Lockerbie remains the worst single terrorist outrage to occur in the UK since WWII, yet there has been no inquiry.
Those who value the independence of judicial systems from political interference must, like us relatives, be concerned about the reluctance of successive UK Governments to allow relevant matters to become public for so long.
By 2032 I will be 94 years old, and probably leaning on a cromach to listen.
[RB: An article published in today's edition of The National reads in part:]
A decision to keep under wraps a telegram sent to them prime minister John Major three years after the Lockerbie bombing “adds insult to injury” for the families and friends of those who died in the atrocity, according to a campaigner who believes in the innocence of the late Abdelbaset al-Megrahi, the only person convicted for it.
The Cabinet Office claimed the contents of the telegram to Major in 1991 were against the national interest – despite the fact that former Scottish justice secretary Kenny MacAskill put them into the public domain almost three years ago in his book The Lockerbie Bombing: The Search for Justice.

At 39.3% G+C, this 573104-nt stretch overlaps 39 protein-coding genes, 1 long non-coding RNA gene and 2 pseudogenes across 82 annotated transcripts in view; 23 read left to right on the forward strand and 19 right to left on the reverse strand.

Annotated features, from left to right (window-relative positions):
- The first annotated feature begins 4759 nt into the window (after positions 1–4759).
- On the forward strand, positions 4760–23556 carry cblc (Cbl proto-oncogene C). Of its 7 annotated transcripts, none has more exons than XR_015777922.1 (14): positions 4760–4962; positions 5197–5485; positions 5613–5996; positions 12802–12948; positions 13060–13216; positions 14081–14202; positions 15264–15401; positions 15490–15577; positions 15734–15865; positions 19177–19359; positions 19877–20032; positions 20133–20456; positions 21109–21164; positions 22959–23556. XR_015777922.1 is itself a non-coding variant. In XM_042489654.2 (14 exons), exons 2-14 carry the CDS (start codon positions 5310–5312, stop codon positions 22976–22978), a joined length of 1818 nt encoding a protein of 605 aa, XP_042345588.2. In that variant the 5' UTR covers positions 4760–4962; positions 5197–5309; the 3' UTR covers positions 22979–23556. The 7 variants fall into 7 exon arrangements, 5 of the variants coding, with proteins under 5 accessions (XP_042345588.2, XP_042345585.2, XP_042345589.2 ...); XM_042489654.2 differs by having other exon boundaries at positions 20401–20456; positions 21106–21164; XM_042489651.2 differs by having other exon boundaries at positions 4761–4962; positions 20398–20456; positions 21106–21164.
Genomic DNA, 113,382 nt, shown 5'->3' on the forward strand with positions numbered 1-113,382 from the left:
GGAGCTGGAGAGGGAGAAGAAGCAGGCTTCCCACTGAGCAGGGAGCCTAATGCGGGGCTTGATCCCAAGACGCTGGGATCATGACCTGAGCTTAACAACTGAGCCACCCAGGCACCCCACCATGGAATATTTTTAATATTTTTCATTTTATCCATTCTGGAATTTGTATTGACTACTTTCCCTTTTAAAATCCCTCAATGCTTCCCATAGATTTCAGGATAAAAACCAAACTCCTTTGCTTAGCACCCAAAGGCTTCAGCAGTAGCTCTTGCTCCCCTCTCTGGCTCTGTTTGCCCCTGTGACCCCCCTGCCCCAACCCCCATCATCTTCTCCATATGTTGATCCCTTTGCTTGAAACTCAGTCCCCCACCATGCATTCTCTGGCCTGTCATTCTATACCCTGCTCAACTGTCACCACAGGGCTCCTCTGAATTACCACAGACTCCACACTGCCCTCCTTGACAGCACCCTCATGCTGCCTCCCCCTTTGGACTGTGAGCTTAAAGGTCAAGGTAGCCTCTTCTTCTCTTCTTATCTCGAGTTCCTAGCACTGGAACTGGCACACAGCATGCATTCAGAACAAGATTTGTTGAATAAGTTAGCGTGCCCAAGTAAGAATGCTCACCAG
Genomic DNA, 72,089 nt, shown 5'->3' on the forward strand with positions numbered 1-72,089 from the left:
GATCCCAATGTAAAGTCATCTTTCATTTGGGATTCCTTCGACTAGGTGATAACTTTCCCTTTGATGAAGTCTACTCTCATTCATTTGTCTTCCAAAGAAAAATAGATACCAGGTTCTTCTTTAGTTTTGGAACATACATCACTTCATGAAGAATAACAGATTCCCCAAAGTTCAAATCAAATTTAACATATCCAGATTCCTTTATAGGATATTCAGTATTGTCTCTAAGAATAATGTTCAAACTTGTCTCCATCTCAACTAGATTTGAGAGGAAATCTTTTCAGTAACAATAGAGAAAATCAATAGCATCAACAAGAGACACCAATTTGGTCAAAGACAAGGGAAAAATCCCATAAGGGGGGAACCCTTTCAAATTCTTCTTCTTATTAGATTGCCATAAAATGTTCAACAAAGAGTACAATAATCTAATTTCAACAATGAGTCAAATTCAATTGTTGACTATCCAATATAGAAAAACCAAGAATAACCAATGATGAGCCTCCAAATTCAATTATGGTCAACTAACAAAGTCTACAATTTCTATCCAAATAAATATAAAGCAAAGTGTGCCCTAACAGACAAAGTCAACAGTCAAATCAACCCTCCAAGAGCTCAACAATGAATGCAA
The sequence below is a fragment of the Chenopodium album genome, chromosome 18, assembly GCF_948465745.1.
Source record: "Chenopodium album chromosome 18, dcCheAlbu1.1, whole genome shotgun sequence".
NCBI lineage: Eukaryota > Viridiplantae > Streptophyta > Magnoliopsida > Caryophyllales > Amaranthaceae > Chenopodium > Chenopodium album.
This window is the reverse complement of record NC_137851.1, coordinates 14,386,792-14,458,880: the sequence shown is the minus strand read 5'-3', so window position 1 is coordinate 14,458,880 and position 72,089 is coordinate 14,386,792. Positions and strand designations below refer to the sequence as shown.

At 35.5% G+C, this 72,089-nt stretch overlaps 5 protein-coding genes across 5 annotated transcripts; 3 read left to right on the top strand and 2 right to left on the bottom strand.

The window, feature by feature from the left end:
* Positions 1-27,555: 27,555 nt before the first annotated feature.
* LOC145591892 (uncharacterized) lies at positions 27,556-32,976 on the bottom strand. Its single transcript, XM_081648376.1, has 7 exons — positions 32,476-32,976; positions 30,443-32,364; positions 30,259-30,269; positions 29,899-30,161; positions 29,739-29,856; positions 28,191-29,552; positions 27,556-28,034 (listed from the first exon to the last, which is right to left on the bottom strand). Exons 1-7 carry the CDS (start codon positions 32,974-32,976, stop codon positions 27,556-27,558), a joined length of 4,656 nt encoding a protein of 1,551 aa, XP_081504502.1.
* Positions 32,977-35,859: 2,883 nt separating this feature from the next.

Officials refused a Freedom of Information (FoI) request from The Times newspaper, which means the document will be kept secret at the UK National Archives, at Kew in London, until at least 2032.
Their response read: “In this instance, we believe the release of the information received in confidence would harm UK relations with the country which provided the information.
“This would be detrimental to the operation of government and would not be in the UK’s interest.
“In light of the potential harm to UK relations with the country concerned, and UK interests there, it is judged that release of the material would not be in the public interest.”
The material is covered by a controversial public interest immunity (PII) certificate, which was signed in 2008 by then foreign secretary David Miliband.
It was identified as important to the defence of Megrahi by the Scottish Criminal Cases Review Commission (SCCRC), which granted his appeal after the Crown failed to disclose details at his 2002 trial.
In his book, MacAskill said the telegram to Major, above, was from the late King Hussein of Jordan and blamed the bombing on the Popular Front for the Liberation of Palestine – General Command (PFLP-GC), the group originally suspected of carrying it out.